Forensic Psychology is written for undergraduate students of psychology and covers all the main topics in the forensic field, from the committing of the crime, through arrests, the trial process and what happens after sentencing. It is both broad enough to give a comprehensive coverage, and detailed enough to do justice to each aspect. Arranged in four parts, leading experts in the research field have commissioned experienced teachers to provide a teaching resource that is up to date and easy to use on courses.
- Part 1, The Anatomy of Crime: definitions and measurements as well as theories of why crime is committed are covered
- Part 2, Investigating Crime: interviewing victims, witnesses and suspects, detecting deception and identifying perpetrators are included
- Part 3, The Trial Process includes detailed coverage of judicial processes, safeguarding witnesses, evidence, and the role of experts in a number of contexts
- Part 4, After Sentencing: includes a discussion of the role of sentencing and working with offenders
Table of Contents
About the Editors.
Part 1: The Anatomy of Crime.
1. Crime and Its Causes (Joanna Jamel).
2. Contemporary Psychological Contributions to Understanding Crime (Emma J. Palmer).
Part 2: Investigating Crime.
3. Identifying Perpetrators (Tim Valentine).
4. Interviewing Vulnerable Witnesses (Robyn E. Holliday, Charles J. Brainerd and Valerie F. Reyna).
5. Interviewing Suspects (Ulf Holmberg and Ola Kronkvist).
6. Detecting Deception (Pär Anders Granhag and Maria Hartwig).
Part 3: The Trial Process.
7. Judicial Processes (Jacqueline M. Wheatcroft).
8. Safeguarding Witnesses (Helen L. Westcott).
9. Witness Evidence (Julie Blackwell-Young).
10. Role of the Expert Witness (Brian R. Clifford).
Part 4: After Sentencing.
11. What's the Point of Sentencing? (James McGuire)
12. Psychological Skills in working with Offenders (Ruth Hatcher).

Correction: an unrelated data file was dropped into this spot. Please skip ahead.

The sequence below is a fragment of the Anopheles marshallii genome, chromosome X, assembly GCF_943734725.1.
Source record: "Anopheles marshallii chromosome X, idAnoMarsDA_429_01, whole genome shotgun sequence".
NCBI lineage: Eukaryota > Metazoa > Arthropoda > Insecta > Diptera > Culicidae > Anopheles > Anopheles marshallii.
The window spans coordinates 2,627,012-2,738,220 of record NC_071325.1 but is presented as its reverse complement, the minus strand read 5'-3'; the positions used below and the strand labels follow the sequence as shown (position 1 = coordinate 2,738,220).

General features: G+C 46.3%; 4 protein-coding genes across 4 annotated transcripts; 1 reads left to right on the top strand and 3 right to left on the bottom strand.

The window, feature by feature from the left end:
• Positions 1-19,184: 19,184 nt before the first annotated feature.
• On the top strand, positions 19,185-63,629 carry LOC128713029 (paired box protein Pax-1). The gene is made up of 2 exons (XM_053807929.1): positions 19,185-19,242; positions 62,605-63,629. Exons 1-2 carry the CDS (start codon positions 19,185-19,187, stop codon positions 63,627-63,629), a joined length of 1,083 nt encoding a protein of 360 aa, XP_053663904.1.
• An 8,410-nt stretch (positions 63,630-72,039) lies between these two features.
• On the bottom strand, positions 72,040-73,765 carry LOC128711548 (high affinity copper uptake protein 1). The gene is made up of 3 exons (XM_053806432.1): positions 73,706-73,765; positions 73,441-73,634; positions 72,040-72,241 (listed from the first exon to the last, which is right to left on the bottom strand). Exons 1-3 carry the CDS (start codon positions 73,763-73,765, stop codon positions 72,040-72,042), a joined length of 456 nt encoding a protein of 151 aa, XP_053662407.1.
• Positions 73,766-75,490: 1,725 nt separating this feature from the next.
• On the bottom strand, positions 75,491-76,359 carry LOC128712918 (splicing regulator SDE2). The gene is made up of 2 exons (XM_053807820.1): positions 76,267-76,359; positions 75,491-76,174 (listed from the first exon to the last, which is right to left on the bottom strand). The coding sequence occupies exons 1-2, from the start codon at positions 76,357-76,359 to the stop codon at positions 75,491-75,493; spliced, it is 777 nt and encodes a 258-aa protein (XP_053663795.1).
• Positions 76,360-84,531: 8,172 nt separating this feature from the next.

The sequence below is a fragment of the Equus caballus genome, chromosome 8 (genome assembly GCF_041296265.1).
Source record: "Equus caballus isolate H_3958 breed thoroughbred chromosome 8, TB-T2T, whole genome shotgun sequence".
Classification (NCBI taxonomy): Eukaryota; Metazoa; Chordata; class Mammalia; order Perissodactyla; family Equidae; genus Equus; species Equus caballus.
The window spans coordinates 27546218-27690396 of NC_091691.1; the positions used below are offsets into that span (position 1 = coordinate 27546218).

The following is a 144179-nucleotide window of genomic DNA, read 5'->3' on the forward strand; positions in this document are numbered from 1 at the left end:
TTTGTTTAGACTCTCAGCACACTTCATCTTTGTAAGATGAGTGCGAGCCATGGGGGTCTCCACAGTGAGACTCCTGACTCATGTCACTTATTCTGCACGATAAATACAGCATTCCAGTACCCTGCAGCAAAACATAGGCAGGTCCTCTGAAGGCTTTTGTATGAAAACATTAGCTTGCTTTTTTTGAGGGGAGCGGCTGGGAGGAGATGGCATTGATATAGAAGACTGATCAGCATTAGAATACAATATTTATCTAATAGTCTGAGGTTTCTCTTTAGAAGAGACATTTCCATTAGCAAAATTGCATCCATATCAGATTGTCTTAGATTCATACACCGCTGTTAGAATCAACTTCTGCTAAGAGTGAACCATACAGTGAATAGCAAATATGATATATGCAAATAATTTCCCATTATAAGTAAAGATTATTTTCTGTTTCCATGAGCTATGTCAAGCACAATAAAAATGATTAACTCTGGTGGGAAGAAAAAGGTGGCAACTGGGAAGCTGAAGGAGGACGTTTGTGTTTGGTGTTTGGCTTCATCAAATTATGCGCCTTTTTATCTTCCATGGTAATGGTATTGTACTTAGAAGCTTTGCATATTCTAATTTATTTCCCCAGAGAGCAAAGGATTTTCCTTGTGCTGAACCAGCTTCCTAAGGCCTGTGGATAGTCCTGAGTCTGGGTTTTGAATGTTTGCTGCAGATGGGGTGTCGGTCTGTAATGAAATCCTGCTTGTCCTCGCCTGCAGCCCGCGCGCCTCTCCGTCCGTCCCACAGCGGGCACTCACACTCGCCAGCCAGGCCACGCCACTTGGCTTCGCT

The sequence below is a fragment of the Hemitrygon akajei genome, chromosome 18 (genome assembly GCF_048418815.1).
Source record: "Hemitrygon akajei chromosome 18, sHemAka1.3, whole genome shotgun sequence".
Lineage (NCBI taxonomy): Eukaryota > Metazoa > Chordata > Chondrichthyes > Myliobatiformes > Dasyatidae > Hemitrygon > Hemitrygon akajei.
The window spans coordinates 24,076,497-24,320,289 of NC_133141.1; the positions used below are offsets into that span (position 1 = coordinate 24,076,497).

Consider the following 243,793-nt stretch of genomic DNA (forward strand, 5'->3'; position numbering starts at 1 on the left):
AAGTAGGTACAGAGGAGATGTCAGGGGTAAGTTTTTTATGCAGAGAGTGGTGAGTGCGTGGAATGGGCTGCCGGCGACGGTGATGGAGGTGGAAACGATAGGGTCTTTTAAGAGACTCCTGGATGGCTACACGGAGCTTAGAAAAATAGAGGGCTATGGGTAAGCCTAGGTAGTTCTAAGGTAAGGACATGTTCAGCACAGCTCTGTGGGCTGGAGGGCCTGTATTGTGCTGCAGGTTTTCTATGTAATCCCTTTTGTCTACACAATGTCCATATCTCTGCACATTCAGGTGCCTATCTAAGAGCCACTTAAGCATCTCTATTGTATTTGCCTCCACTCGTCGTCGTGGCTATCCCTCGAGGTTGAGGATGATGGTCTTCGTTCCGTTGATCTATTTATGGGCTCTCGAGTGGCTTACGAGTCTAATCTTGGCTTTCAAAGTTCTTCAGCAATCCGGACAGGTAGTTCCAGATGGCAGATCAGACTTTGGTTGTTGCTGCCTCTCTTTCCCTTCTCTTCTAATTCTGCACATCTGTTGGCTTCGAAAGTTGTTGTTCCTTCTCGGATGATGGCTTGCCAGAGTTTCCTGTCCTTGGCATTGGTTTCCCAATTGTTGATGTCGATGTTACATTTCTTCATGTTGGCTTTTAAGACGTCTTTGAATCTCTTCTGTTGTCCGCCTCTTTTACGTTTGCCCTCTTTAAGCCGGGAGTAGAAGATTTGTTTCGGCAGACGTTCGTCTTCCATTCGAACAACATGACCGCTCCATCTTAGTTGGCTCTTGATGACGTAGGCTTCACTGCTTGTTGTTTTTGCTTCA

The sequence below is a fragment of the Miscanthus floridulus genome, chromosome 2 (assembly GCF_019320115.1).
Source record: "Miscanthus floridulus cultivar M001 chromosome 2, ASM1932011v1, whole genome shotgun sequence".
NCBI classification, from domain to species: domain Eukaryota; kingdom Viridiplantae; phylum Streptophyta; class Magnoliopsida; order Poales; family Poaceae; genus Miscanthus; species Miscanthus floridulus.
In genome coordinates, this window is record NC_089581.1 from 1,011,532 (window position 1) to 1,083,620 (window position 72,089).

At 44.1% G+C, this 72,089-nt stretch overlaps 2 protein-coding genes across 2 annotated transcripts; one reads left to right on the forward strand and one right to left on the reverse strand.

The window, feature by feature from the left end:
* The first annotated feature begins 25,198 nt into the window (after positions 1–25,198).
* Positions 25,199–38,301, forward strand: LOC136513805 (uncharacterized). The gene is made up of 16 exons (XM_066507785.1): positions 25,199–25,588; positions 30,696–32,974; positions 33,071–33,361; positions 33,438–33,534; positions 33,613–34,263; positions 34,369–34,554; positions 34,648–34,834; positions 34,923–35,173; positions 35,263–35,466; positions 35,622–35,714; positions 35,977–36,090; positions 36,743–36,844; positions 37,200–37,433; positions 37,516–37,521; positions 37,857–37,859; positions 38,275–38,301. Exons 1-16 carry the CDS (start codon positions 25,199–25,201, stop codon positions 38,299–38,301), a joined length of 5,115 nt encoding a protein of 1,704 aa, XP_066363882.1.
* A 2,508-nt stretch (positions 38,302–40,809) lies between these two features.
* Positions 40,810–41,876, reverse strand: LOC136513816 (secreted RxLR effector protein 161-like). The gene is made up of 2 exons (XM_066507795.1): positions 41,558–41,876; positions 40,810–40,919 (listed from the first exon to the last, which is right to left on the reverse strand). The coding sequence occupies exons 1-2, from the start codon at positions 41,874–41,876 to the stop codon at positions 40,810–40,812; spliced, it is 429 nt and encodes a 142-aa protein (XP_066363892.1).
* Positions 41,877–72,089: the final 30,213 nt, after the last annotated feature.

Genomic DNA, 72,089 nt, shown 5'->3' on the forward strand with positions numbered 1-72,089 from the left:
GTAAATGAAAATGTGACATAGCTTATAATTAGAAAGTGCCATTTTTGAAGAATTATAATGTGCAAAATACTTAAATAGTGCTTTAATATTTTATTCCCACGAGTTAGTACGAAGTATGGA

Graham M. Davies is Professor Emeritus of Psychology at the
University of Leicester, UK and holds honorary professorships at the universities
of Birmingham and Coventry. His most recent book, edited with Mark Kebbell,
is Practical Psychology for Forensic Investigations and Prosecutions (2006,
John Wiley & Sons). He is editor of the journal Applied Cognitive Psychology.
He has published extensively on eyewitness testimony in children and adults
and the support of vulnerable witnesses at court and appears regularly as an
expert witness. He is a former president of the Society for Applied Research
in Memory and Cognition and of the European Association for Psychology and Law
and he also sits as a Magistrate on the Melton, Belvoir and Rutland bench.
Clive R. Hollin is Professor of Criminological Psychology in the School of Psychology at the University of Leicester, UK. He wrote the best-selling textbook Psychology and Crime: An Introduction to Criminological Psychology (1989, Routledge). His most recent book, edited with Emma Palmer, is Offending Behaviour Programmes: Development, Application and Controversies (2006, John Wiley & Sons). He is co-editor of the journal Psychology, Crime & Law. Alongside his various university appointments, he has worked as a psychologist in prisons, special hospitals, and regional secure units. In 1998 he received the Senior Award for Distinguished Contribution to the Field of Legal, Criminological and Forensic Psychology from the British Psychological Society.
Ray Bull is Professor of Forensic Psychology at the University of Leicester. His most recent book, which he co-wrote with colleagues from the Forensic Group at Leicester, is Criminal Psychology: A Beginners' Guide (2007, One World). His main research interest lies in investigative interviewing, on which he has published extensively and presented invited lectures in many parts of the world and acts regularly as an expert witness. In 2005, he received the rare honour (for civilian) of a Commendation from the Metropolitan Police Service for "Innovation and professionalism whilst assisting a complex rape investigation which supported a successful prosecution". In 2006, Ray was invited by the Association of Chief Police Officers of England and Wales to be a member of eh Approval Pane for selecting regional interview advisors: experienced police officer who advise other son how to conduct interviews in serous cases.